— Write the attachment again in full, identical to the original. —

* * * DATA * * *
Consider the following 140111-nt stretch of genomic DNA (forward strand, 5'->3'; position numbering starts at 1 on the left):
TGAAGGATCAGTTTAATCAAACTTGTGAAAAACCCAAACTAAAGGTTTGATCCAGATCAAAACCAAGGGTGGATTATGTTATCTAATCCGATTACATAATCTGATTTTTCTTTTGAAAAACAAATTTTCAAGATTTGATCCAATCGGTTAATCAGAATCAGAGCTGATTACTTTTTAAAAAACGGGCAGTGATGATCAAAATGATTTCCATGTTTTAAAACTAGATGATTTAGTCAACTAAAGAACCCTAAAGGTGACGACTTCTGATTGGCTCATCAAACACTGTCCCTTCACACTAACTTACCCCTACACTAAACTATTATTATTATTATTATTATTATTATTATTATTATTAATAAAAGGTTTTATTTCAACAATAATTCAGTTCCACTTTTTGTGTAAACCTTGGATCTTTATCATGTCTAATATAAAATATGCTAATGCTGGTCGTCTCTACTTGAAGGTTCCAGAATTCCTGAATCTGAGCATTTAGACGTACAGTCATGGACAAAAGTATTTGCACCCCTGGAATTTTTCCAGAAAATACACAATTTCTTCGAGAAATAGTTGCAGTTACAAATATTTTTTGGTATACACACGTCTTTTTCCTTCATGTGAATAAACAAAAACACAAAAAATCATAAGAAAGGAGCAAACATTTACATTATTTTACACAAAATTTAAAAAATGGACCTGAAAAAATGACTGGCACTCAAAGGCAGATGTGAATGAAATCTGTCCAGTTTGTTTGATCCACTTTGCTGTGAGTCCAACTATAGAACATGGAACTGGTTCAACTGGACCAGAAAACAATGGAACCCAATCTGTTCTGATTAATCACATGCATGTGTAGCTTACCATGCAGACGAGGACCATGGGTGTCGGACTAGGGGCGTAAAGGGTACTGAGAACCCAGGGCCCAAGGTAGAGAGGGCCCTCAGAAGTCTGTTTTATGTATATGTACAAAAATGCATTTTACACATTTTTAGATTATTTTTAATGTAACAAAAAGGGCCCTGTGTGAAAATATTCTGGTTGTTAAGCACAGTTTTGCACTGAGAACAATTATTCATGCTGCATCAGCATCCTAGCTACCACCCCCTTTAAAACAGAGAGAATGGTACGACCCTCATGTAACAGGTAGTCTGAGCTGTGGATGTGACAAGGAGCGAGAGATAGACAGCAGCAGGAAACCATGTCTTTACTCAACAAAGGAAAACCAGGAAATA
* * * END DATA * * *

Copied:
Consider the following 140111-nt stretch of genomic DNA (forward strand, 5'->3'; position numbering starts at 1 on the left):
TGAAGGATCAGTTTAATCAAACTTGTGAAAAACCCAAACTAAAGGTTTGATCCAGATCAAAACCAAGGGTGGATTATGTTATCTAATCCGATTACATAATCTGATTTTTCTTTTGAAAAACAAATTTTCAAGATTTGATCCAATCGGTTAATCAGAATCAGAGCTGATTACTTTTTAAAAAACGGGCAGTGATGATCAAAATGATTTCCATGTTTTAAAACTAGATGATTTAGTCAACTAAAGAACCCTAAAGGTGACGACTTCTGATTGGCTCATCAAACACTGTCCCTTCACACTAACTTACCCCTACACTAAACTATTATTATTATTATTATTATTATTATTATTATTATTAATAAAAGGTTTTATTTCAACAATAATTCAGTTCCACTTTTTGTGTAAACCTTGGATCTTTATCATGTCTAATATAAAATATGCTAATGCTGGTCGTCTCTACTTGAAGGTTCCAGAATTCCTGAATCTGAGCATTTAGACGTACAGTCATGGACAAAAGTATTTGCACCCCTGGAATTTTTCCAGAAAATACACAATTTCTTCGAGAAATAGTTGCAGTTACAAATATTTTTTGGTATACACACGTCTTTTTCCTTCATGTGAATAAACAAAAACACAAAAAATCATAAGAAAGGAGCAAACATTTACATTATTTTACACAAAATTTAAAAAATGGACCTGAAAAAATGACTGGCACTCAAAGGCAGATGTGAATGAAATCTGTCCAGTTTGTTTGATCCACTTTGCTGTGAGTCCAACTATAGAACATGGAACTGGTTCAACTGGACCAGAAAACAATGGAACCCAATCTGTTCTGATTAATCACATGCATGTGTAGCTTACCATGCAGACGAGGACCATGGGTGTCGGACTAGGGGCGTAAAGGGTACTGAGAACCCAGGGCCCAAGGTAGAGAGGGCCCTCAGAAGTCTGTTTTATGTATATGTACAAAAATGCATTTTACACATTTTTAGATTATTTTTAATGTAACAAAAAGGGCCCTGTGTGAAAATATTCTGGTTGTTAAGCACAGTTTTGCACTGAGAACAATTATTCATGCTGCATCAGCATCCTAGCTACCACCCCCTTTAAAACAGAGAGAATGGTACGACCCTCATGTAACAGGTAGTCTGAGCTGTGGATGTGACAAGGAGCGAGAGATAGACAGCAGCAGGAAACCATGTCTTTACTCAACAAAGGAAAACCAGGAAATA